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Wall Street Mothers

December 12, 2013

Luz and I have been friends for a decade now, since before we were married, before we were moms, before I left Miami, twice. We had lunch today because she is in town on a business trip, and I smiled as the two of us perched at the bar at Eataly with our coats on the backs of our chairs and our bags at our feet.

Over crudo, sea urchin and pulpo, we caught up on love, work and motherhood and how each of us reconciles them all: watching the men we fell in love with fall in love with our little girls, being that mom who has her son tested by an outside psychologist to make sure he gets into the gifted program, both loving and feeling guilty for traveling the country and even the world for our jobs and leaving the husband alone to take care of the kids. I’m fairly certain that when my husband introduced Luz and I ten years ago he never imagined she and I would be eating in a trendy New York restaurant talking about what it means to be what the New York Times calls a “Wall Street Mother” — and I’d actually be one.

Two of the women interviewed for that story are senior colleagues of mine. They are women I know and admire for their tenacity, intelligence and skill who are a generation ahead of Luz and I and have navigated an industry and a world that is changing. The women before them broke barriers. These women laid groundwork. And that means Luz and I have footing to make choices not just about what we want from our careers but how we organize our working lives.

These women make it work in part by their husbands not working. Luz and her husband have a nanny who has been with them since their first-grader was born and who now cares for their daughter in their house while Luz works from home. I’m remote one day a week, when I can be, and rely on my husband, a professor, to drop off and pick up the kids and most nights make dinner before I get home.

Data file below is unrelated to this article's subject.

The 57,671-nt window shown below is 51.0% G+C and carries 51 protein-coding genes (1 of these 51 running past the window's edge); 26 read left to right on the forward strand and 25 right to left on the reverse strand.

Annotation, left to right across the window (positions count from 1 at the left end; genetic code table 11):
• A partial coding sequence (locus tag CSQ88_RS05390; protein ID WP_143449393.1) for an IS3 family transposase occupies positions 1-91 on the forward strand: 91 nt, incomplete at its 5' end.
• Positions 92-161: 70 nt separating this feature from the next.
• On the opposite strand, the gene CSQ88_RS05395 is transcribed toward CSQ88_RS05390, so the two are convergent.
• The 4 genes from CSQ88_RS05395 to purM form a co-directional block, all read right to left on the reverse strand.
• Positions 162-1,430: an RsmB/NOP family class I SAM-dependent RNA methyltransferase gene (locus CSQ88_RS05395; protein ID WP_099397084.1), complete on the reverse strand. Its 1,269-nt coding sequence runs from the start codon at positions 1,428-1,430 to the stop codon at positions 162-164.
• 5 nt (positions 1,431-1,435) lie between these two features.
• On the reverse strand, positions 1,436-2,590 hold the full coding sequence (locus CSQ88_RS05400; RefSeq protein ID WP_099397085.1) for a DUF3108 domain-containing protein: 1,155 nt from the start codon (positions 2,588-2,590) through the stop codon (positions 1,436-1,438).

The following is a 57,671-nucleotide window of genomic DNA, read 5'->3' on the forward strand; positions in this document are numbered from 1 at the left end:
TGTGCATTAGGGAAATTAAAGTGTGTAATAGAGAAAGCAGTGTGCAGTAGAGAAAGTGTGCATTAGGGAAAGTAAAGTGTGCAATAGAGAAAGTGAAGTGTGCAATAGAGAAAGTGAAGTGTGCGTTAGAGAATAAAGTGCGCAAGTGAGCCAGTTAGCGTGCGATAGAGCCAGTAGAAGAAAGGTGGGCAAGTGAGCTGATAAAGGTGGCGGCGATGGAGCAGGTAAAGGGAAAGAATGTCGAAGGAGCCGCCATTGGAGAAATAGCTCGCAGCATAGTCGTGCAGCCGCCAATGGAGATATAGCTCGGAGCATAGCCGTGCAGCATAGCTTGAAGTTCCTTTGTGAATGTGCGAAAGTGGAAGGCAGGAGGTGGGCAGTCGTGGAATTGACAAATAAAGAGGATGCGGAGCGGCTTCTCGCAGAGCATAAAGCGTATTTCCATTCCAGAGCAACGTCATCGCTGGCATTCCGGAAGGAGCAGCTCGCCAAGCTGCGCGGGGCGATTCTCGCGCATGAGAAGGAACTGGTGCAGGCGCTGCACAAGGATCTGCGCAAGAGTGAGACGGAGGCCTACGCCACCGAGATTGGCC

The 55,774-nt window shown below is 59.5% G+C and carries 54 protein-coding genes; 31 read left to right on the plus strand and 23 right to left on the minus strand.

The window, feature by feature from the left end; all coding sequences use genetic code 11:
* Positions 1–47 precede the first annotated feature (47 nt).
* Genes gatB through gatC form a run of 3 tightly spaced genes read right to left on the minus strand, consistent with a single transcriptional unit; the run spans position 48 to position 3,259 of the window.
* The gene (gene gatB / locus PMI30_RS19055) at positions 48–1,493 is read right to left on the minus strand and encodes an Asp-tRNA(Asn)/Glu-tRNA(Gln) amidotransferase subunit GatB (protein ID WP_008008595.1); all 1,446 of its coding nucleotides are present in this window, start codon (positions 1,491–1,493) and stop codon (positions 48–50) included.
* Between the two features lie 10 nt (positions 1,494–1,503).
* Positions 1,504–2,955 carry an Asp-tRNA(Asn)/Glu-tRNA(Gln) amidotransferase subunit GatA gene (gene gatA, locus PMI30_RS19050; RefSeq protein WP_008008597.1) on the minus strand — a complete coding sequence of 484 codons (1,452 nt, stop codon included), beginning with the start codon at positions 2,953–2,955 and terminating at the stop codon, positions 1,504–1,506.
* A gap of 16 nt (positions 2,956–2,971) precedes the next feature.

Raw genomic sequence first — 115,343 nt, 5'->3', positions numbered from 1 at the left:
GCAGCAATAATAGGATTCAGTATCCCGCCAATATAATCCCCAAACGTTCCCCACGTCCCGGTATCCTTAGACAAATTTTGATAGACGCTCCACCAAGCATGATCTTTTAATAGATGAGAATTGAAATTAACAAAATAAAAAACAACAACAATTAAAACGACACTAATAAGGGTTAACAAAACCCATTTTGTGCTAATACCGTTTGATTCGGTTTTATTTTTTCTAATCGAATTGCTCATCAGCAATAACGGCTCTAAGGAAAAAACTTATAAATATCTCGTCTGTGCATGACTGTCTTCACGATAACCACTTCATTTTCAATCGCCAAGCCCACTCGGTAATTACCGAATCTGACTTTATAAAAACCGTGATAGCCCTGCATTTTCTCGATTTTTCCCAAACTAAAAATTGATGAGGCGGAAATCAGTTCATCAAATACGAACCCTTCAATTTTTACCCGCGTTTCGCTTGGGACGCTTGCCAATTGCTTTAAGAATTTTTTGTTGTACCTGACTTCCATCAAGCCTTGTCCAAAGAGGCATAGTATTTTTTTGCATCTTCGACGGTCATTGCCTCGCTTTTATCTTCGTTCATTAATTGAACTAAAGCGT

When we met in our twenties, Luz and I were looking ahead at our lives, not yet the wives, mothers, executives, consultants we are today. We were thinking about where we wanted to live, who we hoped to be. We chose our husbands, bought our homes, built our resumes right alongside one another, even when the life I was making took me away from the city where we’d met. Now we’re finishing up our thirties and right in the middle of achieving all we’d dreamed.

As we crept through traffic today I was struck by the comfort I found in sharing stories of our nows with Luz: the glamorous, the meaningful and the mundane. I imagined us a decade from now perched owllike in our forties: looking around at our own careers at their pinnacles, looking ahead more for our children than ourselves, and glancing behind at the amazing women we’ve managed to become.

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